Tax News Highlights

Trump Announces Tax Plan

Sept. 27, 2017

The Trump administration today released a detailed framework of its tax plan, which would make sweeping changes to the U.S. tax system. With the exception of fixed asset expensing provisions, the framework does not provide any effective dates.

Business Taxes

  • Reduces the top corporate rate from 35 percent to 20 percent.
  • Allows for immediate expensing for at least five years for new investments in depreciable assets other than structures purchased after Sept. 27, 2017.
  • Partially limits interest deductibility by C corporations. Details on the limitation are not provided.
  • Eliminates the corporate alternative minimum tax (AMT).
  • Keeps the research credit and low-income housing credit. All other business credits are to be evaluated by Congress as part of the tax reform process.
  • Eliminates the Section 199 domestic production activities deduction and eliminates or restricts many industry-specific exclusions and deductions.

Observations

  • Limitations on interest expense likely will result in an effective tax rate in excess of 20 percent for businesses with significant debt.
  • It remains to be seen how businesses will be able to use carryforwards of credits that are eliminated.

Pass-Through Entity Income

  • Taxes business income from pass-through entities (partnerships, LLCs, S corporations, and sole proprietorships) at a maximum rate of 25 percent. This income currently is taxed at the individual income tax rate.
  • Couples the lower rate on pass-through income with provisions to avoid using pass-through entities to treat wages as business profits.
  • Directs Congress to determine whether and to what extent the interest expense disallowance will apply to pass-through entities and sole proprietorships.

Observations

  • The framework specifically references the reduced rate on pass-through entity income in the context of small and family-owned businesses. It remains to be seen if all pass-through entities will be entitled to the lower rate or if the lower rate will be limited to small businesses.
  • Previous comments by Treasury Secretary Steven Mnuchin indicated professional services firms may not be eligible for the lower pass-through rate. The framework does not affirmatively include this proposal, but it could be added as legislation is drafted.

International Taxes

  • Adopts a territorial method of international taxation by providing an exemption for dividends from foreign subsidiaries if the U.S. parent owns at least 10 percent of the foreign subsidiary.
  • Provides for a deemed repatriation of deferred foreign profits accumulated prior to tax reform. Accumulated foreign earnings held in illiquid assets are subject to a lower tax rate than foreign earnings held in cash or cash equivalents. The framework provides for payment of this tax over a period of time. The tax rate and time period for payment have not been determined.
  • Provides for a global minimum tax on foreign profits of U.S. multinational corporations. The framework directs Congress to adopt rules that will level the playing field between U.S.-headquartered parent companies and foreign-headquartered parent companies. It remains to be seen if this proposal applies to all foreign profits taxed below a yet-to-be-determined rate or if it applies only to foreign profits earned in tax havens.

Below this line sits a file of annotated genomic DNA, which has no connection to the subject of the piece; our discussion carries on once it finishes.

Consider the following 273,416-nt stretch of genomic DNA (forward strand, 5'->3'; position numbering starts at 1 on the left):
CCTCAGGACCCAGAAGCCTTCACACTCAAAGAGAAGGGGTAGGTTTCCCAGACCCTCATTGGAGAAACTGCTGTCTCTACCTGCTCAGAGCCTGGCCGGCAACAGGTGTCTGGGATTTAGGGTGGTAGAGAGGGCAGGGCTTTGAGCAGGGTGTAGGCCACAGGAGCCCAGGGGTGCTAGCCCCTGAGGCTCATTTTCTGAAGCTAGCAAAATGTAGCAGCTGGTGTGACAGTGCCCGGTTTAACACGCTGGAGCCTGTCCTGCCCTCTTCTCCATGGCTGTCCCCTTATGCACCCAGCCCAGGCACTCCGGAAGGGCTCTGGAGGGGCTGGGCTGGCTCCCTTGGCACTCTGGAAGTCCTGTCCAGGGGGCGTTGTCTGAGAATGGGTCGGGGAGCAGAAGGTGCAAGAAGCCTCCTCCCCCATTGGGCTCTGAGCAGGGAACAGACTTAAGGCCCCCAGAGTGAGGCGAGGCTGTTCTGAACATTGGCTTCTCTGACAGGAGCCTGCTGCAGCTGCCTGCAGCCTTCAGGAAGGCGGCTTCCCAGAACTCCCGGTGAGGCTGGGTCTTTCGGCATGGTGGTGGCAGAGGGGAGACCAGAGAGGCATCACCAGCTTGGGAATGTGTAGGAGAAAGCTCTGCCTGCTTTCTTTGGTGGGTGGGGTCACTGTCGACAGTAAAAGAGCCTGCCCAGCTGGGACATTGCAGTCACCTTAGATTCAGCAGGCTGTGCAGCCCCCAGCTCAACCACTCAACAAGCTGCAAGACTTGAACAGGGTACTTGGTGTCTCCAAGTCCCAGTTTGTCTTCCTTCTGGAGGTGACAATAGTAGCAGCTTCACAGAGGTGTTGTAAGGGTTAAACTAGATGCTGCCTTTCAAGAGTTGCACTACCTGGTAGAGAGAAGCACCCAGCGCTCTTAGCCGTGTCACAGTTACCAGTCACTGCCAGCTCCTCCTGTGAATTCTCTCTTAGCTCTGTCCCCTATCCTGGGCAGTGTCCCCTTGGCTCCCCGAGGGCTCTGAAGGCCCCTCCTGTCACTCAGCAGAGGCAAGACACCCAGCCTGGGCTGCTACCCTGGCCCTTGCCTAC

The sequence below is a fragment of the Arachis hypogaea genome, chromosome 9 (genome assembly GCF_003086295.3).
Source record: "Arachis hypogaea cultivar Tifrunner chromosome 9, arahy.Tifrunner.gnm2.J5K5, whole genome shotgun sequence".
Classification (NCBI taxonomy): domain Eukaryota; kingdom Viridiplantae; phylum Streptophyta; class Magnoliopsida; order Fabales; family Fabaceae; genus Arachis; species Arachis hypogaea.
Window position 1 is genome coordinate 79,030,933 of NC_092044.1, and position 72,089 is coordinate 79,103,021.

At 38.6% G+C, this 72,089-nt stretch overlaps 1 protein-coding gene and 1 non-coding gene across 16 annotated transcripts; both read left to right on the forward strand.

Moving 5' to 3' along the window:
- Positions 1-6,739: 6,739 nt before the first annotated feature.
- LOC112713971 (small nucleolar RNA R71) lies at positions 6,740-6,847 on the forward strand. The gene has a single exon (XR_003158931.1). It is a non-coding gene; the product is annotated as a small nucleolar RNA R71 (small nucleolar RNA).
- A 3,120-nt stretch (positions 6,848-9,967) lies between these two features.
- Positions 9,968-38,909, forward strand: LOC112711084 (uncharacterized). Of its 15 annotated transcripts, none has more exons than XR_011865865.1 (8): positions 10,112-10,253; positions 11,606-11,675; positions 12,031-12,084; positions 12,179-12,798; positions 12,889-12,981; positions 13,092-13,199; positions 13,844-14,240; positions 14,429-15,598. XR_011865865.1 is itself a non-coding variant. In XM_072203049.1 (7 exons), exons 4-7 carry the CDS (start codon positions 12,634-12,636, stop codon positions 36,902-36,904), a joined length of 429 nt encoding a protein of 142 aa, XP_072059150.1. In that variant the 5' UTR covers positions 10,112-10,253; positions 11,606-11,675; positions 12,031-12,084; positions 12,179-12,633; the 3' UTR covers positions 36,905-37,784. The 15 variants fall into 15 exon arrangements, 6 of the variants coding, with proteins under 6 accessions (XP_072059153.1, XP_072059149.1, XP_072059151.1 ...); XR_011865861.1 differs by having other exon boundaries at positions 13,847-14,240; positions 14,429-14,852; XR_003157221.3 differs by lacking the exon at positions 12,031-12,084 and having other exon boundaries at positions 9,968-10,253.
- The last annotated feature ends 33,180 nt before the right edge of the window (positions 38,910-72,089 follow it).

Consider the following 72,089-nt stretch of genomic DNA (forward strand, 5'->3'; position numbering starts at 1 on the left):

Observations

  • The adoption of a territorial system is a favorable development for U.S.-based multinational corporations.
  • The proposed current taxation of repatriated foreign profits is a significant departure from historic U.S. taxation of multinational corporations.
  • The framework does not indicate if foreign tax credits can be used against repatriated earnings.
  • The move to a territorial system will require taxpayers to re-evaluate their transfer pricing policies.
  • The global minimum tax is an attempt to prevent base erosion.

Individual Income Taxes

  • Creates three tax brackets: 12 percent, 25 percent, and 35 percent. The plan leaves open the possibility of a higher top rate.
  • Doubles the standard deduction to $12,000 for individuals and $24,000 for married taxpayers.
  • Increases the child tax credit.
  • Eliminates personal and dependent exemptions.
  • Adds a new $500 credit for nonchild dependents.
  • Eliminates all itemized deductions other than charitable contributions and home mortgage interest.
  • Repeals the AMT.
  • Repeals the estate tax and generation-skipping transfer tax. Notably, the framework does not propose to eliminate the gift tax.

Observations

  • Notably, the framework does not have any provisions on the favorable treatment of capital gains and dividends. Presumably, the favorable treatment will remain.
  • The deduction for state and local taxes, including property taxes, appears to be eliminated. Individuals should consider paying fourth-quarter state estimated payments by Dec. 31, 2017, and accelerating payments of other itemized deduction items that could be eliminated.
  • Most individuals will benefit from accelerating itemized deductions to 2017. However, individuals subject to AMT may benefit from deferring charitable deductions to 2018.

It is important to note that the detailed framework still needs to be translated to legislation, and details of the final legislation could differ significantly from the framework. The Trump administration has expressed a desire to have legislation enacted by the end of the year, but that timeline might slip into 2018 as Congress works through the legislative process.

Authors
Howard Wagner - 150
Howard M. Wagner
Managing Director
kelleher-john-150
John M. Kelleher
Partner